Timeline: Black America’s surprising 40-year support for the Drug War

“America’s forty-year national drug war has led to the incarceration of millions of black men, many imprisoned for decades for non-violent low-level crimes. Those laws have been described by many critics as oppressive, racist and even genocidal policies — comparable to the European Holocaust, to slavery, and to the Jim Crow segregation laws in the South. But America’s modern war on drugs was established at a time of growing African American political power. Many of the toughest crime laws were crafted based on ideas and political mobilization that came from the black community itself. President Lyndon B. Johnson meets with Martin Luther King, Jr. on August 6, 1965. (Source:Lyndon Baines Johnson Library and Museum, Public Domain). President Lyndon B. Johnson meets with Martin Luther King, Jr. on August 6, 1965. The drug war began as black political power was growing in America, following passage of the Voting Rights Act. (Source: Lyndon Baines Johnson Library and Museum, Public Domain). This timeline illustrates the surprising story of how many prominent black Americans — including writers, poets, civil rights activists, elected officials, clergy, and their close allies in the Democratic Party– frequently supported the drug war, despite growing misgivings and controversy.”

“Our research also found evidence of significant if sporadic opposition to the drug war within the conservative white community, which seemed to inform the larger discussion in interesting ways. That, too, is documented here.”

Nevertheless, all the blame for collateral damage caused by the War on Drugs is consistently heaped on Conservative whites and Republican Party. Although it is undoubtedly true that American whites could put an end to the War on Drugs, as well as break the power of black urban gangs, quickly and decisively if they would QUIT BUYING ILLEGAL DRUGS!

James, regarding your observation that the BPD is unable to adapt its playbook to Dindu tactics. FYI, unfortunately the metropolitan police forces (as well as the courts) here in the Midwest are equally obtuse and thus unable or unwilling to adapt to Dindu crime tactics. For example, the nearby big city is experiencing an epidemic of carjacking and car theft. The perpetrators are predominately juvenile black males. As such if and when apprehended they are invariably tried as juveniles and promptly released to offend again. This “catch and release” policy continues unless and until the Dindu juvenile offenders finally kill someone. Recently the DEA released a report describing how the city’s crack dealers have transitioned from operating out of crack houses to employing “crack cars”. The cars meet up with crack buyers who telephone in their orders. The gangs made this change in response to the metro PD’s “no pursuit” policy for “non-violent” offenses.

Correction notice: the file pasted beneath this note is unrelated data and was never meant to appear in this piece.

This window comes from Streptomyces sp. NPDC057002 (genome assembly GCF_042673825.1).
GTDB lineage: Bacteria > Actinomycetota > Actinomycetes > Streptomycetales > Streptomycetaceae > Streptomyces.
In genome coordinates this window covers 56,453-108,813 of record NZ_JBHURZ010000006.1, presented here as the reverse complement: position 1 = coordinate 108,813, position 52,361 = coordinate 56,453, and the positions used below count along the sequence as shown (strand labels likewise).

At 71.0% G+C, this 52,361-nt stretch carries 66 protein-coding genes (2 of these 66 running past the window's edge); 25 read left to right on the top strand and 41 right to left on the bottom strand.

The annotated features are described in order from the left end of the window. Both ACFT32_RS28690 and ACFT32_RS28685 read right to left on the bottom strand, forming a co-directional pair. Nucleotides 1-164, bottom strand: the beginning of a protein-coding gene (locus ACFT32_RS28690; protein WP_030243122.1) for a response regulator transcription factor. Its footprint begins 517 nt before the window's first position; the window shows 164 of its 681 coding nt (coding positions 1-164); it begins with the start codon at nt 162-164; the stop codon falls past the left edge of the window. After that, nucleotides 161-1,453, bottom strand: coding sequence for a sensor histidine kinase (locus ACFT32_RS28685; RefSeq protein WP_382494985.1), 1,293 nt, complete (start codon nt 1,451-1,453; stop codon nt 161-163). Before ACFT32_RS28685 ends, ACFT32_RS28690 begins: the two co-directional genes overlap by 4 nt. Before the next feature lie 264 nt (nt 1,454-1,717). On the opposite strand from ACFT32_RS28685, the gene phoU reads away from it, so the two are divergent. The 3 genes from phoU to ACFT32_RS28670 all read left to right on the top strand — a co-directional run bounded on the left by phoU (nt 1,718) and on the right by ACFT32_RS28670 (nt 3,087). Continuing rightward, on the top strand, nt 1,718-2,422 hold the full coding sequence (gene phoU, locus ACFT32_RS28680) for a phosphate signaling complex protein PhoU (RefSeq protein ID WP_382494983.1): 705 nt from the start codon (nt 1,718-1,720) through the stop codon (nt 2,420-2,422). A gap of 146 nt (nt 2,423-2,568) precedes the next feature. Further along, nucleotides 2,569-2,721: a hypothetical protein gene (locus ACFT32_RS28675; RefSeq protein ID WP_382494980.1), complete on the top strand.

Sam J.Aug 11, 2016

If the government would stop letting drugs in the country it might help the situation greatly. I know it wouldn't stop but it might raise the price such that people moved on to drugs less dangerous.

As I wrote this I thought, well maybe not, remember that guy who chewed someone's face off was smoking bath salts. You know the world is in a bad way when people do drugs that make you want to chew people's faces off. It's just awful.